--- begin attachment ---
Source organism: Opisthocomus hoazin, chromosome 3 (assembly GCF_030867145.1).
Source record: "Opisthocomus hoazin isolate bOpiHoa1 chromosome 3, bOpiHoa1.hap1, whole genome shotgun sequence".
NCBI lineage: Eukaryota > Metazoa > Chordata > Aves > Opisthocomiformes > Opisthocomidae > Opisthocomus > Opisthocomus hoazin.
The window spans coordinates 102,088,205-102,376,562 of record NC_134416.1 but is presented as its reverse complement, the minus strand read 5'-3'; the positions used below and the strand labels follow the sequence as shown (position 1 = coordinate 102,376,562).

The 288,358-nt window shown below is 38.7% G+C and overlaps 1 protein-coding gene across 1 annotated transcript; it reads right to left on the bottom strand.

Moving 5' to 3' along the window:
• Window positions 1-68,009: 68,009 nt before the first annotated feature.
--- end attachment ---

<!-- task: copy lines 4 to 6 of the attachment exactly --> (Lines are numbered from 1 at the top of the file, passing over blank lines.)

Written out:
The window spans coordinates 102,088,205-102,376,562 of record NC_134416.1 but is presented as its reverse complement, the minus strand read 5'-3'; the positions used below and the strand labels follow the sequence as shown (position 1 = coordinate 102,376,562).

The 288,358-nt window shown below is 38.7% G+C and overlaps 1 protein-coding gene across 1 annotated transcript; it reads right to left on the bottom strand.

Moving 5' to 3' along the window: